The media has stepped up attempts to smear Ron Paul, but that hasn't stopped the candidate's supporters from getting involved.
Follow this link to the original source: "Finding Temporary Housing For 1,000 Ron Paul Volunteers"
On November 5 when the Ron Paul campaign garnered more than $4 million from an online, all-volunteer fund raiser, the news media made what can only be described as a non sequitur "guilt by association" connection between candidate Paul and the supposed 17th century "terrorist" Guy Fawkes. This attempt at discrediting the man and his campaign is highly suspicious given the fact that most Americans have absolutely no idea who Guy Fawkes was or under what circumstances he lived and was ultimately compelled to rebel against. But there are other suspicious incidents, one of which stems from recent spamming allegations that some in the media have disingenuously associated with the Paul campaign.
In October, several hundred email addresses received spam in support of Ron Paul that contained random characters at the end of their subject lines indicating that they were avoiding an email filtering system, a common technique used by spammers. The spam was investigated by the University of Alabama at Birmingham's computer forensics department. They discovered that rather than originating from the Ron Paul campaign, whose spokesmen deny any knowledge of the emails, the spam was traced to computers from various nations around the globe, including South Korea, Japan, Italy, the United Kingdom, Nigeria, and Brazil.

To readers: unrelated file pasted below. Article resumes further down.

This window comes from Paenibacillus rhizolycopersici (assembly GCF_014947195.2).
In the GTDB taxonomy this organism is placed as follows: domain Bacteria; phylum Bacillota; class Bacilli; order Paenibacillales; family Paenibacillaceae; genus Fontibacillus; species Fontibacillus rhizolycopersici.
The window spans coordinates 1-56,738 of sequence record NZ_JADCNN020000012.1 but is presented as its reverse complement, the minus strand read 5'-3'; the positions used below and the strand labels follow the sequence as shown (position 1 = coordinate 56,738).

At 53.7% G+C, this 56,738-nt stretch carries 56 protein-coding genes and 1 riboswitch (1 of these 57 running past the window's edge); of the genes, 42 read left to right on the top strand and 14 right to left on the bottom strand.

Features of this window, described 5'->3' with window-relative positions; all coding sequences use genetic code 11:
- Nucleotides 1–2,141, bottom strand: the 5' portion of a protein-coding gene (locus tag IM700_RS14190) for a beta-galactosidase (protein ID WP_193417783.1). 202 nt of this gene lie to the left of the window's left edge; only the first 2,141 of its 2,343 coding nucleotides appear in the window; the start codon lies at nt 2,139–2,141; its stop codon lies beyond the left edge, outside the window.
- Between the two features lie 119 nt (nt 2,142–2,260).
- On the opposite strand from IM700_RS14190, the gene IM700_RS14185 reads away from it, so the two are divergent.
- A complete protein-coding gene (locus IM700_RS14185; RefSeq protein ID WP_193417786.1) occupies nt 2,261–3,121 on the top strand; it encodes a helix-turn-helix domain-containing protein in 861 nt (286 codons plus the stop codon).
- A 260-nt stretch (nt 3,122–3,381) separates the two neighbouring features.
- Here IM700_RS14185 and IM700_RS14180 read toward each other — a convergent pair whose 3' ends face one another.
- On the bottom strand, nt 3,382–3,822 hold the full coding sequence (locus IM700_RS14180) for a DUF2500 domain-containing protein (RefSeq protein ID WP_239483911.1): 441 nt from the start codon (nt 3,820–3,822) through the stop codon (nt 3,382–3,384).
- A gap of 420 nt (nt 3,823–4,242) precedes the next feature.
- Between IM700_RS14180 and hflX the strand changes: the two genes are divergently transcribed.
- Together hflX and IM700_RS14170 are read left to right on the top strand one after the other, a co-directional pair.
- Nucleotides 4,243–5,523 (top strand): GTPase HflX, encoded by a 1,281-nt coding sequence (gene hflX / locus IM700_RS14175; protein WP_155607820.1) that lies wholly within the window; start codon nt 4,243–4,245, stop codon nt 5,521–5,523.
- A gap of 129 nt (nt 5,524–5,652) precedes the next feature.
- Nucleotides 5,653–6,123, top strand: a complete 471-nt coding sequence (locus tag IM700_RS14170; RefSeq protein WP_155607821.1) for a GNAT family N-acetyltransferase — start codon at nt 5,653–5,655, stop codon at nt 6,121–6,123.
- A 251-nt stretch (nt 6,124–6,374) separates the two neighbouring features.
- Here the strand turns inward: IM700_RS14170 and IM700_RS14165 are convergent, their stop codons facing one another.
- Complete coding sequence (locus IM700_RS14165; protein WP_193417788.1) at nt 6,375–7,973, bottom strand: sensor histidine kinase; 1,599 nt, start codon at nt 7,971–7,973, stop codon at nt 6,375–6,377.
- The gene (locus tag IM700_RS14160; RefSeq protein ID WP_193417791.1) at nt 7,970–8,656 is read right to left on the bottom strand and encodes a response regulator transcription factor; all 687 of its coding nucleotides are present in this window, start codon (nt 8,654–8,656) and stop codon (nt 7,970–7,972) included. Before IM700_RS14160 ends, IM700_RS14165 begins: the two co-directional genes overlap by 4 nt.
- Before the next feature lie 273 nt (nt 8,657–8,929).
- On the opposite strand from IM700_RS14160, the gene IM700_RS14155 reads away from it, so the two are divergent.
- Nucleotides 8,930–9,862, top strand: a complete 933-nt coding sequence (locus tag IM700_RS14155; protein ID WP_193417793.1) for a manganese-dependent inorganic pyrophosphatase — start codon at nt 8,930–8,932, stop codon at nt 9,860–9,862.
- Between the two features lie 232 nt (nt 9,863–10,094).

Also in October, Ron Paul videos posted on YouTube experienced problems when the links were changed, with tiny additions showing up at the end of the URLs. The changes automatically result in a violation of the user terms for YouTube and the videos were all taken down as a result.
These smell like dirty tricks as they are all fairly efficient means to change public perceptions and remove a competitor's message from public view. Such tricks may work to discredit other candidates, but they are seemingly ineffective against Ron Paul, who continues to draw enthusiastic support.
A case in point is Vijay Boyapati. Having worked at a desirable, highly paid, prestigious job with Google for over five years, Boyapati quit that job in order to work as a full-time volunteer for the Paul campaign. An immigrant to this country, Boyapati says his decision to quit Google was easy, saying only: "It's going to be hard to leave, but I can't think of anything more important than having a chance to do something like the Ron Paul campaign." Working for liberty in America is much more important to him. That's passion and dedication!
Boyapati calls his first effort on behalf of the Paul campaign "Operation Live Free Or Die," an effort to bring 1,000 volunteers to New Hampshire for the nation's first primary. It's a daunting task — transportation must be arranged for those coming from all over the United States, and housing arrangements found for the volunteers. After that, actual events have to be staged, venues rented out, and publicity and grass-roots activities arranged.
Whether one supports Ron Paul or not, all lovers of freedom should take heart from the efforts of those who, like Vijay Boyapati, are willing to make substantial sacrifices to work on projects they believe will help keep America free. Too often, with bad news all around, Americans who otherwise would proudly work for freedom despair of success and move to the sidelines, taking themselves out of the fight. Boyapati's efforts are a reminder that patriotic Americans who passionately believe in freedom can make a difference, if only they get involved.